Parent Teacher Conferences

How to make them a success!

Setting the tone for a positive partnership

Welcome each parent into your classroom with the same positive energy that you would your students. Seat yourself in a manner that is most conducive to a productive conversation (it is often better to sit beside, rather than across from as it reinforces a partnership approach).

-Foster your parent partnerships by making a deliberate effort to share the positives and illustrate how well you know their child

*Let the parents talk first!! Ask the parents how the year has been going from their perspective; what are they seeing at home? This allows parents time to reflect on how their student has been feeling/behaving as the school year moves along. Listening is often the most important part of any parent meeting, avoid the urge to justify or interrupt when the parents are talking about what they notice.

Individualize each conference

Our parents are most interested in how their child is doing socially, emotionally, and academically. Make an effort to keep the conversation productive by bringing the conversation back to the student.

Be prepared so showcase each student!! While conferences are frequently a time to talk about struggles facing our students, it is very important that our parents leave knowing their successes as well.

Looking for creative ways to showcase our students??

-Consider video evidence of student work or performance

-Have authentic work samples (student created) that illustrate strengths and weaknesses

Be solution oriented

Always convey a growth mindset. All behaviors can change given the right conditions. If you want to see changes and have concerns about a student, be prepared to offer specific, actionable solutions.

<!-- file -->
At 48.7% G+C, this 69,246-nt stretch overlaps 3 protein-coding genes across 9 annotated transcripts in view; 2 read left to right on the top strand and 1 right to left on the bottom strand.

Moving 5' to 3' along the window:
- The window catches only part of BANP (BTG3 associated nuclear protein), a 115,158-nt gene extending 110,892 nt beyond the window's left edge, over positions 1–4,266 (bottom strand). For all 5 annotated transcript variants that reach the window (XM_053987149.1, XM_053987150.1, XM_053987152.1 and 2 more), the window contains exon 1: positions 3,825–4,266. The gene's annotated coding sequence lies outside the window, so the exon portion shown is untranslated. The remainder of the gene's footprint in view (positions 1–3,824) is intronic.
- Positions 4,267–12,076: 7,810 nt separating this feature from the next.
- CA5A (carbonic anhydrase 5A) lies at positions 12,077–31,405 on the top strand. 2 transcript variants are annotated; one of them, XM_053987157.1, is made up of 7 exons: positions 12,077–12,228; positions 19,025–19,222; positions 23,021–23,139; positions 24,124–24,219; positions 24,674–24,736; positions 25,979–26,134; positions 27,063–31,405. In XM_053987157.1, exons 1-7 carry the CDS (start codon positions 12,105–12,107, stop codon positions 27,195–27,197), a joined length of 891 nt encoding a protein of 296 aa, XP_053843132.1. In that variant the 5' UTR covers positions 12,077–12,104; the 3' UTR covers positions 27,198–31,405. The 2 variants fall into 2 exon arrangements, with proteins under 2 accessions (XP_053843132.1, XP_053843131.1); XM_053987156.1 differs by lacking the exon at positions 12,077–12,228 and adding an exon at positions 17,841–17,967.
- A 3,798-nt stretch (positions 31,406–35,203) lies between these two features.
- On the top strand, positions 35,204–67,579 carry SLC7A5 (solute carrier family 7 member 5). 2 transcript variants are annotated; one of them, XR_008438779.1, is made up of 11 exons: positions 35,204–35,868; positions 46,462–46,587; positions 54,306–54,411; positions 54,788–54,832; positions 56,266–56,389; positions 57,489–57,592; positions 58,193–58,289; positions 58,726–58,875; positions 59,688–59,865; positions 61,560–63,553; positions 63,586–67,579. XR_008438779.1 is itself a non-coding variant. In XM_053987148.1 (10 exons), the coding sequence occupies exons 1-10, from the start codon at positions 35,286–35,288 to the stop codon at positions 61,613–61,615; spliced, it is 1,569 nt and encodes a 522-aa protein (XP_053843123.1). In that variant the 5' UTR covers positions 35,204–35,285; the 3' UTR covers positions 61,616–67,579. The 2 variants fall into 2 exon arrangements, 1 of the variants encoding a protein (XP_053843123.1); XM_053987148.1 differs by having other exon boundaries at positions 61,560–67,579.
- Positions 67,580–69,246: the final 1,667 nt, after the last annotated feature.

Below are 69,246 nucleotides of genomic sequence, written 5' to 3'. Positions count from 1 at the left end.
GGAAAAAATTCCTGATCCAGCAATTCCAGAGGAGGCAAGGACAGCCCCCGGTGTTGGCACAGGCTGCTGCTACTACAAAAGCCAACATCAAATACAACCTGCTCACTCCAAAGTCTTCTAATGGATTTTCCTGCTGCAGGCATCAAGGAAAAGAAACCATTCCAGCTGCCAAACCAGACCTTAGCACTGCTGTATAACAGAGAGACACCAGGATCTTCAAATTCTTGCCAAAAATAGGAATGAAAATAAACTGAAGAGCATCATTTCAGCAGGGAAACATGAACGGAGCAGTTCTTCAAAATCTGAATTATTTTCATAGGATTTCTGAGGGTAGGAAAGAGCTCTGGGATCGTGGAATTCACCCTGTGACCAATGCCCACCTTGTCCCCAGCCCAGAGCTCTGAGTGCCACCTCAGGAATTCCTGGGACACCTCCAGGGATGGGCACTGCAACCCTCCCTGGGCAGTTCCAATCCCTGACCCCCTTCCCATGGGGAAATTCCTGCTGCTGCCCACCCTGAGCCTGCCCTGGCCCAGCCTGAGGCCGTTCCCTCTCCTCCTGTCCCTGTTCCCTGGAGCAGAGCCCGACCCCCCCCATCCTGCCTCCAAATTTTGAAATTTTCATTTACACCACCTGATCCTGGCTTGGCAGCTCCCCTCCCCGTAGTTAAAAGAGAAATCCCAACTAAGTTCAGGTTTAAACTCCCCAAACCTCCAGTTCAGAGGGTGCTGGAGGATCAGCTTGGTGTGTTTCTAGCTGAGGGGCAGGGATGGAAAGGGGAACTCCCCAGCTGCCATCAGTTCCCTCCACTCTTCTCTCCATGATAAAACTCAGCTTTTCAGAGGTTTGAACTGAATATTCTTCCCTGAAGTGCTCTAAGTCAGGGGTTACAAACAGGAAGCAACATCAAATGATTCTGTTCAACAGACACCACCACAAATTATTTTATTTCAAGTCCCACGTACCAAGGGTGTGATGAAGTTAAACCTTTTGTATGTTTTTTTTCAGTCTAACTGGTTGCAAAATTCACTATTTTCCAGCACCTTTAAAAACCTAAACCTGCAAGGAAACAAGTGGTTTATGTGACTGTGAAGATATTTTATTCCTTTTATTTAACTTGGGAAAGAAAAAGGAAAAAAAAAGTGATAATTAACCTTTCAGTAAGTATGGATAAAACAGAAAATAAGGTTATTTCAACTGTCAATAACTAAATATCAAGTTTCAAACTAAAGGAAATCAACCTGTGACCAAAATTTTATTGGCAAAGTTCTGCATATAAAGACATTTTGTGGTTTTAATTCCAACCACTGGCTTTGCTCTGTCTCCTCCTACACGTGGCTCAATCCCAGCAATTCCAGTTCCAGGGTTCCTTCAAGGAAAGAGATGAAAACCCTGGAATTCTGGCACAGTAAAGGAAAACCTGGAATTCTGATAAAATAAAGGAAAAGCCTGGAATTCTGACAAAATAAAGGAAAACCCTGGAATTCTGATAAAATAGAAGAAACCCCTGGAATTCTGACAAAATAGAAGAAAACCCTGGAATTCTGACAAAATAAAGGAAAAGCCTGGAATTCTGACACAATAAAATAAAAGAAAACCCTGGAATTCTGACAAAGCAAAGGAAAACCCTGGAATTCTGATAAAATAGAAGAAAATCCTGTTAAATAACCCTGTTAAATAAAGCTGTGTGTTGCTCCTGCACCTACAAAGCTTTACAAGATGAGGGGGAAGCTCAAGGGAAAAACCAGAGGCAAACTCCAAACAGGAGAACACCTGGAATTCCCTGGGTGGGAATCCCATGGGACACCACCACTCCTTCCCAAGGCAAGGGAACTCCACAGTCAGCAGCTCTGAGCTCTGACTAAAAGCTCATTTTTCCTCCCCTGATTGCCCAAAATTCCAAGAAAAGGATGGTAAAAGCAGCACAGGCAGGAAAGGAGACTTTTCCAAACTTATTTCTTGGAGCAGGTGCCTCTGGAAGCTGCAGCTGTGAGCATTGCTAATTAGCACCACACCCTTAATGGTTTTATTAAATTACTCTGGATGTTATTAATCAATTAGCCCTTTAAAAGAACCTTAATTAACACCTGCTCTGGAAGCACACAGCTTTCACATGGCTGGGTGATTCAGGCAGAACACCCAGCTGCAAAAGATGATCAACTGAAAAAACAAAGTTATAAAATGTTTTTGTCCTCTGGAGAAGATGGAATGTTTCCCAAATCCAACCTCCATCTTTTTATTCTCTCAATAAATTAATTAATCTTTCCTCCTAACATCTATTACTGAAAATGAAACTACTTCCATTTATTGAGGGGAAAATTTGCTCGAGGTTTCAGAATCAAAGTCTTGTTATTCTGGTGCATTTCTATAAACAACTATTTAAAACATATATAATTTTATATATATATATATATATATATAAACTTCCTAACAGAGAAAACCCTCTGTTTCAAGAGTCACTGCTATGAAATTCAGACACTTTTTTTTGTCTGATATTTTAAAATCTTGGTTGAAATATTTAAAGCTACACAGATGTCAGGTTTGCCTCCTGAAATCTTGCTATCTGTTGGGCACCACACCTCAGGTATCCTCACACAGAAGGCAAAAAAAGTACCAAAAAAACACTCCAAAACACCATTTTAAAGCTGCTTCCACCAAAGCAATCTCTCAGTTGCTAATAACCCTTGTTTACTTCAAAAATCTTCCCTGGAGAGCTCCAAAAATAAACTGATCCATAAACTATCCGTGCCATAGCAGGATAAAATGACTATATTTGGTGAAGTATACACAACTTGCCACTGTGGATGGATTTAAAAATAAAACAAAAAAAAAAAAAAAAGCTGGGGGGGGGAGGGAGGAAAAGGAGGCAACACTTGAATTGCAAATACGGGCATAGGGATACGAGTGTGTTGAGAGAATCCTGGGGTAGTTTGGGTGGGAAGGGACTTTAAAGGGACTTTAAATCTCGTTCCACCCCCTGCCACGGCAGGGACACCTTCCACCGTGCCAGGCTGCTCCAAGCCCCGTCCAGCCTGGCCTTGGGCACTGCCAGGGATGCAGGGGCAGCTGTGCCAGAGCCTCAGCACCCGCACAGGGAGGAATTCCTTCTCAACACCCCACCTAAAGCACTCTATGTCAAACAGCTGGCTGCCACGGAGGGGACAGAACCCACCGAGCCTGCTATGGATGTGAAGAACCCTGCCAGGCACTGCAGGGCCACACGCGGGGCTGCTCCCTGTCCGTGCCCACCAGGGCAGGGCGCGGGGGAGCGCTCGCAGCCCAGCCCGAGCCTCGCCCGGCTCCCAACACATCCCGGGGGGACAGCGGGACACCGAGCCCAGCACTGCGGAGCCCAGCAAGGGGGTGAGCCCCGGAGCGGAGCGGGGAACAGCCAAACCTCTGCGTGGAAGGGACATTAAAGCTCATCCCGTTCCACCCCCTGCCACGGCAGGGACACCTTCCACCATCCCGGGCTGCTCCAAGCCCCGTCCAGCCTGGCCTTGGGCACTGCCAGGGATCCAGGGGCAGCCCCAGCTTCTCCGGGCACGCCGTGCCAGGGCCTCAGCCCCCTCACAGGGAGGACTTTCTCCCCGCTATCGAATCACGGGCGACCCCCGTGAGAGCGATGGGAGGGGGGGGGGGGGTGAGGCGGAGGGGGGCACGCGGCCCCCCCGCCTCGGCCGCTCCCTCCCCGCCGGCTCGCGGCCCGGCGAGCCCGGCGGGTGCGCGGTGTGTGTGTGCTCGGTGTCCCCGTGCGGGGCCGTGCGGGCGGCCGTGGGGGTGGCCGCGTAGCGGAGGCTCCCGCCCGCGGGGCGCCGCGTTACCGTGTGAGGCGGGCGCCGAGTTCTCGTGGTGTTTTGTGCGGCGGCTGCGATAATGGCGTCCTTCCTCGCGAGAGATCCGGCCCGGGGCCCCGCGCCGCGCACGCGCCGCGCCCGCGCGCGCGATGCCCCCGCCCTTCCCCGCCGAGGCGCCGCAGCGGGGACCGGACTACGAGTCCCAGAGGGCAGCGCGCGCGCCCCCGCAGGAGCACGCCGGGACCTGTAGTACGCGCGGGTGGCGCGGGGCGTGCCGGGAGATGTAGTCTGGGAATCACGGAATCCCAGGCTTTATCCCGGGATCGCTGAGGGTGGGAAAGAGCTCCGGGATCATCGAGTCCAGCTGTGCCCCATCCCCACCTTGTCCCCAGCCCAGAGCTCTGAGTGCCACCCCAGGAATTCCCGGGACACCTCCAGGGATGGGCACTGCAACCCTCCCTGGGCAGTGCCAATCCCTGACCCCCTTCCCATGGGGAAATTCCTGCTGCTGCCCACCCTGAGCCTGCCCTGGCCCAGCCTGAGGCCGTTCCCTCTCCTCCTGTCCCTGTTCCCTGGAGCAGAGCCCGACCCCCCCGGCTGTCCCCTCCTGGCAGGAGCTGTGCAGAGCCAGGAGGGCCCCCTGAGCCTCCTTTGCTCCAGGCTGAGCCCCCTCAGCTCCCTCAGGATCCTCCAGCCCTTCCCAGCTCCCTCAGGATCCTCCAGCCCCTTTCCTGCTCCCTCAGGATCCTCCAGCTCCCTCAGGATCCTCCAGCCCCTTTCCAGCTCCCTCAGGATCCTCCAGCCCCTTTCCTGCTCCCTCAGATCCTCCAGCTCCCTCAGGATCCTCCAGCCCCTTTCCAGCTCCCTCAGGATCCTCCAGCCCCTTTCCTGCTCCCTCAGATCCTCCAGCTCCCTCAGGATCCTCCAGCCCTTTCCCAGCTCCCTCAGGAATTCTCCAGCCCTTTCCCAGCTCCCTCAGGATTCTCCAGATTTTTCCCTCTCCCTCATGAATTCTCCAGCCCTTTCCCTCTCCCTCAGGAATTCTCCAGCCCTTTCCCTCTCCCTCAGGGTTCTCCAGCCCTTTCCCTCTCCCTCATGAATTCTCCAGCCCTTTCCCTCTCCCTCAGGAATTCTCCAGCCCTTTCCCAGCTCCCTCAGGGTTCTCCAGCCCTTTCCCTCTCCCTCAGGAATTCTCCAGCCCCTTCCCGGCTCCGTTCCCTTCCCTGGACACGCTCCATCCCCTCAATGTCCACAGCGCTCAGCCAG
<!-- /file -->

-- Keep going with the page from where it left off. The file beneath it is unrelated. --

Be specific when asking for change. Telling a parent, "He's distracted a lot," is too general. Parents are often at a loss for how to help in the classroom when they are not with them during the day. Think of ways to show the parent how they can help her child or you?

Whatever support you ask from a parent needs to be something that is within her sphere of influence. Asking a parent: "Can you talk to him about being more focused?" is possible, and parents can talk and talk, but the results might be limited.

A teacher could say: "I'm concerned because your son is often distracted during independent work in my class. Here's what I'm doing to try to help him . . . . Do you see this behavior at home ever? Do you have any other ideas for things I could try? Can you think of anything you might be able to do?"

Maintain a unified front

Maintain a unified front by owning all parts of the child's day. Listen to any comments or feedback and tell the parent you are happy to share the question/information with the teacher and that they will follow up. Write down any notes that need to be shared with other teachers (Specials, Stay and Play, Extended Day etc). Please make every effort to communicate these as quickly as possible so that all teachers may respond in a timely manner.

Day of conferences

The final copy of your Conference Day schedule will be dispersed the week of conferences.

-On Conference Day, post a copy of your schedule and place 2-3 adult size chairs in the hall

-Post your “Knock” sign on your door

-To keep your conferences on time, it is helpful to let parents know when there are five minutes remaining

-If you find that a parent is late or a conference needs more time than allotted, tell the parents you will need to reschedule an additional conference. Although this may be hard to say, it is essential for all the families after that appointment.

We know the day is fast paced and long for you but the parents are so eager to hear your feedback. Your lunches will be in the teacher workroom. We hope you enjoy the day!